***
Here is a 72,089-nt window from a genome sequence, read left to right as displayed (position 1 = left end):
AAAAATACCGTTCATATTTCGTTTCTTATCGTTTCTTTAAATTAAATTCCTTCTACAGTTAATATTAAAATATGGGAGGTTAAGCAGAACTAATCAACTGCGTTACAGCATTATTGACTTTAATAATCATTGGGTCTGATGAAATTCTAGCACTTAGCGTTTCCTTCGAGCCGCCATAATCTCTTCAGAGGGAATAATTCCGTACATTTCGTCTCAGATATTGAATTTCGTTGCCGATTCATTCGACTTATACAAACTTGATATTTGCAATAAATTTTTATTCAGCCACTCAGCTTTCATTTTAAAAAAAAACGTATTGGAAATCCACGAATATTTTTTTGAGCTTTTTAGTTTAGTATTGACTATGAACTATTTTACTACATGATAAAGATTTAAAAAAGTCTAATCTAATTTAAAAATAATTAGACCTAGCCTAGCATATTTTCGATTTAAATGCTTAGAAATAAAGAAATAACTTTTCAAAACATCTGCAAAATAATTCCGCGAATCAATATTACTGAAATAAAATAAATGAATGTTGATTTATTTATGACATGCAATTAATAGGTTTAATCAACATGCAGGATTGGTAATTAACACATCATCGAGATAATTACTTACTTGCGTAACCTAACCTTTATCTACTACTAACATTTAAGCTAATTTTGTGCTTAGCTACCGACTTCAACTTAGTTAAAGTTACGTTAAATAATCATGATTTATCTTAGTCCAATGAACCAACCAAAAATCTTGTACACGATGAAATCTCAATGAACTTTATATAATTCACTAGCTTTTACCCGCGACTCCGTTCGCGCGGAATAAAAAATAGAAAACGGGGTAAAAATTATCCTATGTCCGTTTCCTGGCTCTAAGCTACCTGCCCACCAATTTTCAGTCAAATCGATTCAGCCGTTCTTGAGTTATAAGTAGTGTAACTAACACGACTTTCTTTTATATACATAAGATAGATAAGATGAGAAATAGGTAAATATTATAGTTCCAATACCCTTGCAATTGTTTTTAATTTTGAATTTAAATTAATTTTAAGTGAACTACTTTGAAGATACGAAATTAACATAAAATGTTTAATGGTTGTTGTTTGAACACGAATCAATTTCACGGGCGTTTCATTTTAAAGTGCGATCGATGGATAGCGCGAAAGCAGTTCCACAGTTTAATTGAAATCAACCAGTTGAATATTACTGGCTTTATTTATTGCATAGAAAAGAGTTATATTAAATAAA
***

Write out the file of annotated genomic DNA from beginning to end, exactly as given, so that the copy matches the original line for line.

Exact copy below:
Here is a 72,089-nt window from a genome sequence, read left to right as displayed (position 1 = left end):
AAAAATACCGTTCATATTTCGTTTCTTATCGTTTCTTTAAATTAAATTCCTTCTACAGTTAATATTAAAATATGGGAGGTTAAGCAGAACTAATCAACTGCGTTACAGCATTATTGACTTTAATAATCATTGGGTCTGATGAAATTCTAGCACTTAGCGTTTCCTTCGAGCCGCCATAATCTCTTCAGAGGGAATAATTCCGTACATTTCGTCTCAGATATTGAATTTCGTTGCCGATTCATTCGACTTATACAAACTTGATATTTGCAATAAATTTTTATTCAGCCACTCAGCTTTCATTTTAAAAAAAAACGTATTGGAAATCCACGAATATTTTTTTGAGCTTTTTAGTTTAGTATTGACTATGAACTATTTTACTACATGATAAAGATTTAAAAAAGTCTAATCTAATTTAAAAATAATTAGACCTAGCCTAGCATATTTTCGATTTAAATGCTTAGAAATAAAGAAATAACTTTTCAAAACATCTGCAAAATAATTCCGCGAATCAATATTACTGAAATAAAATAAATGAATGTTGATTTATTTATGACATGCAATTAATAGGTTTAATCAACATGCAGGATTGGTAATTAACACATCATCGAGATAATTACTTACTTGCGTAACCTAACCTTTATCTACTACTAACATTTAAGCTAATTTTGTGCTTAGCTACCGACTTCAACTTAGTTAAAGTTACGTTAAATAATCATGATTTATCTTAGTCCAATGAACCAACCAAAAATCTTGTACACGATGAAATCTCAATGAACTTTATATAATTCACTAGCTTTTACCCGCGACTCCGTTCGCGCGGAATAAAAAATAGAAAACGGGGTAAAAATTATCCTATGTCCGTTTCCTGGCTCTAAGCTACCTGCCCACCAATTTTCAGTCAAATCGATTCAGCCGTTCTTGAGTTATAAGTAGTGTAACTAACACGACTTTCTTTTATATACATAAGATAGATAAGATGAGAAATAGGTAAATATTATAGTTCCAATACCCTTGCAATTGTTTTTAATTTTGAATTTAAATTAATTTTAAGTGAACTACTTTGAAGATACGAAATTAACATAAAATGTTTAATGGTTGTTGTTTGAACACGAATCAATTTCACGGGCGTTTCATTTTAAAGTGCGATCGATGGATAGCGCGAAAGCAGTTCCACAGTTTAATTGAAATCAACCAGTTGAATATTACTGGCTTTATTTATTGCATAGAAAAGAGTTATATTAAATAAA